Screens & Tech
'Who Do You Love' explores the history of Chess Records and the birth of rock 'n' roll
Published: June 6, 2012
And another thing I’ll say: this was before civil rights. A black guy couldn’t have done it if he wanted to. That’s why there was this symbiotic relationship between a lot of Jewish people and blacks. I remember going with my dad to a radio station in Atlanta, and not being able to get a black cab to take us to the white neighborhood, or a white cab to pick us up. It was really crazy.
So given those difficulties, why did your father and Chess stick to signing primarily black artists?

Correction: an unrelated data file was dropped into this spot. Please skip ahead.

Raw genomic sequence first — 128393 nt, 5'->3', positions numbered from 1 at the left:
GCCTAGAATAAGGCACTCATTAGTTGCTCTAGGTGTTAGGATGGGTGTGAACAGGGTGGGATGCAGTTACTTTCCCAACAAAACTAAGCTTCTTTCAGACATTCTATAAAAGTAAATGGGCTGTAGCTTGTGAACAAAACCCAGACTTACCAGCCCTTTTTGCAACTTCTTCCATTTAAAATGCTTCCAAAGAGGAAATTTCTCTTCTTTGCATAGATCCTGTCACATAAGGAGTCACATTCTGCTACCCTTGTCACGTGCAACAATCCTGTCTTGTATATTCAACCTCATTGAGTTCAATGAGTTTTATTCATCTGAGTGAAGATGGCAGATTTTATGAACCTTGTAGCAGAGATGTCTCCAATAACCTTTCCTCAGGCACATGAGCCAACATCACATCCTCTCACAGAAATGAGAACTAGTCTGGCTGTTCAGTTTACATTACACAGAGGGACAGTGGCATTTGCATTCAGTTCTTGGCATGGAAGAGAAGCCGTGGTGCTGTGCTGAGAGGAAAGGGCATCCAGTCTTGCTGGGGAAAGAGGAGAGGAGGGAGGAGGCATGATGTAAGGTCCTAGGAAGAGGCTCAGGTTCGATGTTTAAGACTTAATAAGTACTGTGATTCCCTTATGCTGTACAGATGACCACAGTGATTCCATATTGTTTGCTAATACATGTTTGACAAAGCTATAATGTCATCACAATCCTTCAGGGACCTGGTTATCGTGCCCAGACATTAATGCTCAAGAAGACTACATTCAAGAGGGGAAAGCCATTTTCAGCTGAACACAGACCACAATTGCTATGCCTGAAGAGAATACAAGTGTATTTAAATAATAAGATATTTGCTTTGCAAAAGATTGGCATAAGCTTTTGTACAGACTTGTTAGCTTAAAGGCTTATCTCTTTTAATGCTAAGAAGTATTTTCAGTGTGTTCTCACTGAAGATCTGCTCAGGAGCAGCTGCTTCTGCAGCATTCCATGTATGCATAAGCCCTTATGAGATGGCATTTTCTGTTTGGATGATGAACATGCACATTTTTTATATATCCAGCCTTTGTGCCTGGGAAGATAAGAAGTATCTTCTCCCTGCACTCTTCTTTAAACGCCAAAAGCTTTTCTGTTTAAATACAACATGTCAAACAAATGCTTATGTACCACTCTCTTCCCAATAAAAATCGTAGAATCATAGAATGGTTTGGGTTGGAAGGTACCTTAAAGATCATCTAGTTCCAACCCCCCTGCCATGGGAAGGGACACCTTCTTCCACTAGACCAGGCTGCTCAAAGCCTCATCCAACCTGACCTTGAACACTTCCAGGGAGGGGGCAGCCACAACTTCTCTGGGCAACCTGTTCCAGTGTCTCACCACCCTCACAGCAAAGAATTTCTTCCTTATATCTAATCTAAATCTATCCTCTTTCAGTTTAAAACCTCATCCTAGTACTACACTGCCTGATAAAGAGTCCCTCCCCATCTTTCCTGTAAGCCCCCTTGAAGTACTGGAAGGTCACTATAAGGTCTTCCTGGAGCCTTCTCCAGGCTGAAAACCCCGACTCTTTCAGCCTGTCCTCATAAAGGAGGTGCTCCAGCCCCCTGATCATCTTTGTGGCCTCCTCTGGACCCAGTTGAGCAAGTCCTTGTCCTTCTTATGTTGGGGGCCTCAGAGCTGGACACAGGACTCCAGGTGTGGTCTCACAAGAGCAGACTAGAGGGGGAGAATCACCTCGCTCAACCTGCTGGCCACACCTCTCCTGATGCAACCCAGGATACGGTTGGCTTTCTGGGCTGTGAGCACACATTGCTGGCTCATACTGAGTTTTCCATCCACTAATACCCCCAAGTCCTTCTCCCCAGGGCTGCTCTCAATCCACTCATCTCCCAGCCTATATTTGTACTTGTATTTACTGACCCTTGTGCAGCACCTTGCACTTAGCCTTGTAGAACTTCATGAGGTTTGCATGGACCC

We tried with a few white artists. But we didn’t really start making it with the white audience until around 1955, when “Maybellene” [by Chuck Berry] became one of the first crossover records. We were shocked when English bands [like] the Yardbirds, the Stones, the Kinks, started doing our songs. No one ever thought that would happen.
How often did your dad actually say ‘motherfucker?’
Constantly. Day in and day out. I say it myself, man. My uncle did too. And we’re always getting in trouble because it sneaks out at the wrong time.
★★★ ½ (out of 5 stars)
Who Do You Love
Dir. Jerry Zaks; writ. Peter Wortmann, Robert Conte; feat. Alessandro Nivola, Jon Abrahams, David Oyelowo (not rated)
Who Do You Love? screening
7pm Sun, June 10
Barshop Jewish Community Center
12500 NW Military Hwy
> Email J.D. Swerzenski